From the foregoing, it can be seen that there has been brought to the art a new localized electronic component protector system 10. It is to be understood that the preceding description of the preferred embodiment is merely illustrative of some of the many specific embodiments that represent applications of the principles of the present invention. Numerous and other arrangements would be evident to those skilled in the art without departing from the scope of the invention as defined by the following claims:
|Cited Patent||Filing date||Publication date||Applicant||Title|
|US4410905 *||Aug 14, 1981||Oct 18, 1983||Amp Incorporated||Power, ground and decoupling structure for chip carriers|
|US4594770 *||Aug 9, 1984||Jun 17, 1986||Olin Corporation||Method of making semiconductor casing|
|US5276414 *||Sep 2, 1992||Jan 4, 1994||Mitsubishi Denki Kabushiki Kaisha||Moistureproof structure for module circuits|
|US5610431 *||May 12, 1995||Mar 11, 1997||The Charles Stark Draper Laboratory, Inc.||Covers for micromechanical sensors and other semiconductor devices|
|US5704117 *||Jun 13, 1996||Jan 6, 1998||Northern Telecom Limited||Method of assembling an EMI shield around an electronic component|
|Citing Patent||Filing date||Publication date||Applicant||Title|
|US7368803 *||Mar 25, 2005||May 6, 2008||Idc, Llc||System and method for protecting microelectromechanical systems array using back-plate with non-flat portion|
|US7446926||May 20, 2005||Nov 4, 2008||Idc, Llc||System and method of providing a regenerating protective coating in a MEMS device|
|US7470373||Mar 7, 2006||Dec 30, 2008||Qualcomm Mems Technologies, Inc.||Optical interference display panel|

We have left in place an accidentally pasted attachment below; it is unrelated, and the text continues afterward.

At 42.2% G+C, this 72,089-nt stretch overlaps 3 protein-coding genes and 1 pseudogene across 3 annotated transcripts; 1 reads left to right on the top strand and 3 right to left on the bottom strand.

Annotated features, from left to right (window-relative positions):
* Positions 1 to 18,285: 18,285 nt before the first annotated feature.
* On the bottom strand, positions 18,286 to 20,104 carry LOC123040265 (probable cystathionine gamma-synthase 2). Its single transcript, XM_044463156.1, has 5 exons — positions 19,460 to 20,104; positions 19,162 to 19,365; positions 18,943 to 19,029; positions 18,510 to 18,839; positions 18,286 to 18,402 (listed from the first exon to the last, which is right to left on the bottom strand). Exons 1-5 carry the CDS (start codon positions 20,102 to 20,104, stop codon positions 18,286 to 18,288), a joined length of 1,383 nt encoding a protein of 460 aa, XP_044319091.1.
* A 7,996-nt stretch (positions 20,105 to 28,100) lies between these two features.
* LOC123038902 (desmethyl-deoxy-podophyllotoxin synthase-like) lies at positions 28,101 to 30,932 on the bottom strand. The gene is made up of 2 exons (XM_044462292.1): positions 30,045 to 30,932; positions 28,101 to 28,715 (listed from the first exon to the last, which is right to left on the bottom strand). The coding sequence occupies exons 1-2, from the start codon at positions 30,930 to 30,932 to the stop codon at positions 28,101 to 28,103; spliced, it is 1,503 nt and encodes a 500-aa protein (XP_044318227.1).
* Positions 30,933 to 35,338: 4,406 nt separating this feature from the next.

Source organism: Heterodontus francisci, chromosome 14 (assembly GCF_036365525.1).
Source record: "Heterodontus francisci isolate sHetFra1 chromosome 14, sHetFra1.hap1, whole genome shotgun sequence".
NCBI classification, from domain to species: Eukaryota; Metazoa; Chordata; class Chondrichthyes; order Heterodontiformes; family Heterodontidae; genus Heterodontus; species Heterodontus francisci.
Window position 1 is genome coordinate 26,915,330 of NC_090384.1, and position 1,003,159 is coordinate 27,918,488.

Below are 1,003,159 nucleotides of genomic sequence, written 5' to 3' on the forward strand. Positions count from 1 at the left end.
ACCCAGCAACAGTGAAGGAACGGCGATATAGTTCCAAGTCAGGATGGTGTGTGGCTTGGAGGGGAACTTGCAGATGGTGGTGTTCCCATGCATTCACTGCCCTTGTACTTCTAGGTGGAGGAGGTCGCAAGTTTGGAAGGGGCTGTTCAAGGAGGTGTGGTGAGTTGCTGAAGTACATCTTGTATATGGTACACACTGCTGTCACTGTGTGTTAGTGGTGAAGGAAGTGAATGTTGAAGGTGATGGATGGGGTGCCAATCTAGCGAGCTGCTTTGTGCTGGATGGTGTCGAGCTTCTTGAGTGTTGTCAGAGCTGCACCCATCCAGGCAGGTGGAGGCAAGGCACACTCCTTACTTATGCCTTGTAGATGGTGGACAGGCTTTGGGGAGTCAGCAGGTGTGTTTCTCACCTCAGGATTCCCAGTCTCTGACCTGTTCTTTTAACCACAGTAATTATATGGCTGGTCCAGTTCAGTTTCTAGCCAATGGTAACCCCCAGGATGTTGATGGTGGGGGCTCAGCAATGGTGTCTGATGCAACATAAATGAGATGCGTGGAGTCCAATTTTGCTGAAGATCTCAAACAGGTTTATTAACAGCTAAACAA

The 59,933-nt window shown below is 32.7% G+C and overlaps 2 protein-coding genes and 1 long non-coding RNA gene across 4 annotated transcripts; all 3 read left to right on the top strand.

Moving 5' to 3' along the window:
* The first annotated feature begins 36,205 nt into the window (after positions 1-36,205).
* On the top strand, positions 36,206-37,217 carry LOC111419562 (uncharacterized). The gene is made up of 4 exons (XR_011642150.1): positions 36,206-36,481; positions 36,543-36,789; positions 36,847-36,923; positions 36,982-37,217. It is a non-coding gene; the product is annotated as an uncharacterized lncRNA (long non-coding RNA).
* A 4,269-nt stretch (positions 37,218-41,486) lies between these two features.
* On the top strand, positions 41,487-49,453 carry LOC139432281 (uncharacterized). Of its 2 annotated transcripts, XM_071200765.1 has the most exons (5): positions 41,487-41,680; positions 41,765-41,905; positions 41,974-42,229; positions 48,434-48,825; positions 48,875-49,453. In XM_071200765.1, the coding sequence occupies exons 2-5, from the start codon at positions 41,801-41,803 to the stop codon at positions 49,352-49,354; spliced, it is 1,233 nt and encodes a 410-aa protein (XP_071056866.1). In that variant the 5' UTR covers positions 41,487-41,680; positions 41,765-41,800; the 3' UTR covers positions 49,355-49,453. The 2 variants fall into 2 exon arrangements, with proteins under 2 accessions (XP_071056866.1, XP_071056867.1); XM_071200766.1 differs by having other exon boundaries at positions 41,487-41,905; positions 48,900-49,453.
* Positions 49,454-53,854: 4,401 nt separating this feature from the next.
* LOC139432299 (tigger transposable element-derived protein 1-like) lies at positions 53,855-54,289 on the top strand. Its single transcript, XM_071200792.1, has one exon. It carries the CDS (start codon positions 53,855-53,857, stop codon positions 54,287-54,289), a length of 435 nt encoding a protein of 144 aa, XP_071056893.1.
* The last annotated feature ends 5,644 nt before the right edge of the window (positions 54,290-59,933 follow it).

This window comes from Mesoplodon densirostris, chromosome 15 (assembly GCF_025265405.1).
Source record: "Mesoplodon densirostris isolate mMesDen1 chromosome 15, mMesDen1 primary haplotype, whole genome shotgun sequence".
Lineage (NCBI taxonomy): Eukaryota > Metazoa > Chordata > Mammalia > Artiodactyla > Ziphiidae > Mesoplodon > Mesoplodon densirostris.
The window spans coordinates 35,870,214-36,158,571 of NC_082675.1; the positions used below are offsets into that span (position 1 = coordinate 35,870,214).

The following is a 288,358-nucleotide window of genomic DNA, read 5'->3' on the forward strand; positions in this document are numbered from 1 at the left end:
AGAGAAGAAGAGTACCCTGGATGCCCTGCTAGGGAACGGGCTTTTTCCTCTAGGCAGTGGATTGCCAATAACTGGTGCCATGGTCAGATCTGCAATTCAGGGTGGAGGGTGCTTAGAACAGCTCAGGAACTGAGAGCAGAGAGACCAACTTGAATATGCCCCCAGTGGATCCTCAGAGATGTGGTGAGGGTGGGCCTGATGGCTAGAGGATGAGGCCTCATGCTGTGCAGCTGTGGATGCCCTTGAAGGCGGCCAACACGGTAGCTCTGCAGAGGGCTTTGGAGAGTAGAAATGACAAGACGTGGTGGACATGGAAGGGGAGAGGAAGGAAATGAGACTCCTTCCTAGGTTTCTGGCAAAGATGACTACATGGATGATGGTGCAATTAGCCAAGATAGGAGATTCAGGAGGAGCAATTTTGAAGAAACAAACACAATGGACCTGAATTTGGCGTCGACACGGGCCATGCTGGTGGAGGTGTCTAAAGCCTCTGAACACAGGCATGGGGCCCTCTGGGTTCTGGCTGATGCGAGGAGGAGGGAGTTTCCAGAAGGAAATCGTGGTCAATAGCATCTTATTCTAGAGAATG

|US7518775||Feb 26, 2007||Apr 14, 2009||Idc, Llc||Method and system for packaging a MEMS device|
|US7532385||Mar 24, 2004||May 12, 2009||Qualcomm Mems Technologies, Inc.||Optical interference display panel and manufacturing method thereof|
|US7573547||Apr 15, 2005||Aug 11, 2009||Idc, Llc||System and method for protecting micro-structure of display array using spacers in gap within display device|
|US7668415||Mar 25, 2005||Feb 23, 2010||Qualcomm Mems Technologies, Inc.||Method and device for providing electronic circuitry on a backplate|
|US7701631||Mar 7, 2005||Apr 20, 2010||Qualcomm Mems Technologies, Inc.||Device having patterned spacers for backplates and method of making the same|
|US7746537||Apr 12, 2007||Jun 29, 2010||Qualcomm Mems Technologies, Inc.||MEMS devices and processes for packaging such devices|
|US7933476||Feb 22, 2010||Apr 26, 2011||Qualcomm Mems Technologies, Inc.||Method and device for providing electronic circuitry on a backplate|
|US7978396||Dec 23, 2008||Jul 12, 2011||Qualcomm Mems Technologies, Inc.||Optical interference display panel|
|US8004736||May 8, 2009||Aug 23, 2011||Qualcomm Mems Technologies, Inc.||Optical interference display panel and manufacturing method thereof|
|US8045835||Aug 15, 2008||Oct 25, 2011||Qualcomm Mems Technologies, Inc.||Method and device for packaging a substrate|
|US8090229||Apr 22, 2011||Jan 3, 2012||Qualcomm Mems Technologies, Inc.||Method and device for providing electronic circuitry on a backplate|
|US8115983||Apr 14, 2009||Feb 14, 2012||Qualcomm Mems Technologies, Inc.||Method and system for packaging a MEMS device|
|US8379392||Oct 23, 2009||Feb 19, 2013||Qualcomm Mems Technologies, Inc.||Light-based sealing and device packaging|
|US20140058196 *||Aug 26, 2013||Feb 27, 2014||Olympus Medical Systems Corp.||Sealing structure and antenna apparatus|
|US20140252898 *||Oct 29, 2012||Sep 11, 2014||ebm-papst Mulfingen GmbH||Housing for Accommodating an Electronic Circuit|
|U.S. Classification||174/540, 174/551, 174/560, 257/704, 257/E23.193, 174/50.5|
|International Classification||H01L23/10, H05K5/00|
|Cooperative Classification||H01L2924/0002, H05K5/0095, H01L23/10|
|European Classification||H01L23/10, H05K5/00G1|
|Sep 21, 2000||AS||Assignment|
|Jan 6, 2006||FPAY||Fee payment|
Year of fee payment: 4
|Dec 30, 2009||FPAY||Fee payment|
Year of fee payment: 8
|Jun 17, 2011||AS||Assignment|
Owner name: PEAKS ISLAND LLC, DELAWARE
Free format text: ASSIGNMENT OF ASSIGNORS INTEREST;ASSIGNOR:DELPHI TECHNOLOGIES, INC.;REEL/FRAME:026459/0909
Effective date: 20110113
|May 2, 2012||AS||Assignment|
Owner name: RPX CORPORATION, CALIFORNIA
Free format text: ASSIGNMENT OF ASSIGNORS INTEREST;ASSIGNOR:PEAKS ISLAND LLC;REEL/FRAME:028146/0045
Effective date: 20120420
|Jan 30, 2014||FPAY||Fee payment|
Year of fee payment: 12